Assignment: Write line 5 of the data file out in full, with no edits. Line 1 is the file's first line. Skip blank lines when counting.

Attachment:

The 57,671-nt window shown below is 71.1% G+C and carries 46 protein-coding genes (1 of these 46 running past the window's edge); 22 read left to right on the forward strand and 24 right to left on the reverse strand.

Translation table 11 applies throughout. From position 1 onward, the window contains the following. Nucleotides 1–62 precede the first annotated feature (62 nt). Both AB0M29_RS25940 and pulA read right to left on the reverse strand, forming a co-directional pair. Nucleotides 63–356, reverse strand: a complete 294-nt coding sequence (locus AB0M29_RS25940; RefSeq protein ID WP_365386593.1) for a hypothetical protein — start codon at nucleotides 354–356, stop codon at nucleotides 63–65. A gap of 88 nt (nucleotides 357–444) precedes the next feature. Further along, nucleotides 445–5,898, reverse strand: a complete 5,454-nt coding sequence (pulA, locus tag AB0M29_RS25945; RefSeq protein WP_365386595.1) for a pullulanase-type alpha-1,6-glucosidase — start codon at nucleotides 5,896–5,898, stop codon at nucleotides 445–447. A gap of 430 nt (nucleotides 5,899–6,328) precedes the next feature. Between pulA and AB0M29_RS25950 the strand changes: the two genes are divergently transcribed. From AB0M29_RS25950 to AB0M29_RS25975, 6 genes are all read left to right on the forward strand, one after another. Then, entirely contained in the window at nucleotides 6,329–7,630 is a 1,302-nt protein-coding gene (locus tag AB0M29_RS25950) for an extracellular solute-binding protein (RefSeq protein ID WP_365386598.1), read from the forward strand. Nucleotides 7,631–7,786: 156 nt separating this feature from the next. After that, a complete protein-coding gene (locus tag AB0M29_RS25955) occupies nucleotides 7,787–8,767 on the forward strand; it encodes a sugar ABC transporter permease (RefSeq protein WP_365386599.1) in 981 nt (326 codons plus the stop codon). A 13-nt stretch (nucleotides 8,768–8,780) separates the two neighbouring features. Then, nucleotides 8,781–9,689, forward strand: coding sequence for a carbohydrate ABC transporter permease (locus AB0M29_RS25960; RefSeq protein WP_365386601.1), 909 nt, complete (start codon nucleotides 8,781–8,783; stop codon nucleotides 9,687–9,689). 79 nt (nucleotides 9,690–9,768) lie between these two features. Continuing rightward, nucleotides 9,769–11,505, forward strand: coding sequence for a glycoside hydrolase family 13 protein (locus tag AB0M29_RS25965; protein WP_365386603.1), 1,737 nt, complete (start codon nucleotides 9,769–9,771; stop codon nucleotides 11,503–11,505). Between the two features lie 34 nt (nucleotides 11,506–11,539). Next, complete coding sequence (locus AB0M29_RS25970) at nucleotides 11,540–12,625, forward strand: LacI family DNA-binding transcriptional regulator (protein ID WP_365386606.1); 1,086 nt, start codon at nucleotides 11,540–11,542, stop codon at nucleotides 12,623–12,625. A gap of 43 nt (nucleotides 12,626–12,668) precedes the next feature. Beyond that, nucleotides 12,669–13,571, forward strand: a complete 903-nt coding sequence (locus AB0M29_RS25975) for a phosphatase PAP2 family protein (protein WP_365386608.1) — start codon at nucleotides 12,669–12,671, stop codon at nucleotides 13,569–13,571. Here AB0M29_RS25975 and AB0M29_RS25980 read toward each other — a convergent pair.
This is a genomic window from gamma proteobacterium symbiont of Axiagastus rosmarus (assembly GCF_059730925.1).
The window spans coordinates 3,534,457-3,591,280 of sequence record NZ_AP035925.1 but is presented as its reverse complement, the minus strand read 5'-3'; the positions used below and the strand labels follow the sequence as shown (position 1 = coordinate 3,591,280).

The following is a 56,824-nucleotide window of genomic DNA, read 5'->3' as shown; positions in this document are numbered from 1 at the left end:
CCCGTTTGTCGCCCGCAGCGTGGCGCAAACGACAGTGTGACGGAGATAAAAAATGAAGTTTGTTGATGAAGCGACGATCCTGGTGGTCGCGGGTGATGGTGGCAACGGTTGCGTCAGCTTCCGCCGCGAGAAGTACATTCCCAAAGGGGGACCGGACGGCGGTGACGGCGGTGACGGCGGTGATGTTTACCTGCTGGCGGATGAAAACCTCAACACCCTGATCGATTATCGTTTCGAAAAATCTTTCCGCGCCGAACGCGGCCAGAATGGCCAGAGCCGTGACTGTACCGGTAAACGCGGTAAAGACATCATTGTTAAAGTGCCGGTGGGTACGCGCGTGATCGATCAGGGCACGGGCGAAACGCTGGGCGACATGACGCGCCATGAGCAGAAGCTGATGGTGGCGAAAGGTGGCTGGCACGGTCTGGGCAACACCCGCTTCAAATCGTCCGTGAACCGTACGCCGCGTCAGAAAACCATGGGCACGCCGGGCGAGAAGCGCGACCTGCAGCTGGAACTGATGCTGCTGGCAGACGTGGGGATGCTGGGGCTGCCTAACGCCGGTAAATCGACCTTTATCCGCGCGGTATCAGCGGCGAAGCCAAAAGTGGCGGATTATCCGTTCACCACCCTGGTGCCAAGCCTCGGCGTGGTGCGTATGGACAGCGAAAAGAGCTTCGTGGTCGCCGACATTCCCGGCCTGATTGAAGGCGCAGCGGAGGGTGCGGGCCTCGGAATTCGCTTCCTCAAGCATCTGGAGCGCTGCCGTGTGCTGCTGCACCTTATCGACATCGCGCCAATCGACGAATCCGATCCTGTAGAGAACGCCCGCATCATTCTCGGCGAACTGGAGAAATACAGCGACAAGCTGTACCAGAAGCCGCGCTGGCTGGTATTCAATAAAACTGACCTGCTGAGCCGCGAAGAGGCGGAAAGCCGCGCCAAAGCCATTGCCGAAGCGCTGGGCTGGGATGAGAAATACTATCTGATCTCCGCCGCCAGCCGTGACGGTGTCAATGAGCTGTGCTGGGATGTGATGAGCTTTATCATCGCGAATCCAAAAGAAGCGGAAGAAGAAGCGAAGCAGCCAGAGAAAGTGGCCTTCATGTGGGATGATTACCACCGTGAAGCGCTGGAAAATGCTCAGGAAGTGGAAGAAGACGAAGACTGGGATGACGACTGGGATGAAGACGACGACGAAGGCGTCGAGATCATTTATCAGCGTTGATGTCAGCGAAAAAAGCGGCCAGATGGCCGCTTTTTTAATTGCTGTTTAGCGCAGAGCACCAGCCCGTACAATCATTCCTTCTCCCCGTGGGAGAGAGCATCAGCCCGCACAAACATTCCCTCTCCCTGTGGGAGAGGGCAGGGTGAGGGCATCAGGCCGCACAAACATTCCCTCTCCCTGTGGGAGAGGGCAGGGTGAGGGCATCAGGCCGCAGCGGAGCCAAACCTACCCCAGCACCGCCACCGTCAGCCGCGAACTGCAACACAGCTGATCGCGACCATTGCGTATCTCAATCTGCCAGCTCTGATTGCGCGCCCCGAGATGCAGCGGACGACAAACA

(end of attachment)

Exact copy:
The following is a 56,824-nucleotide window of genomic DNA, read 5'->3' as shown; positions in this document are numbered from 1 at the left end: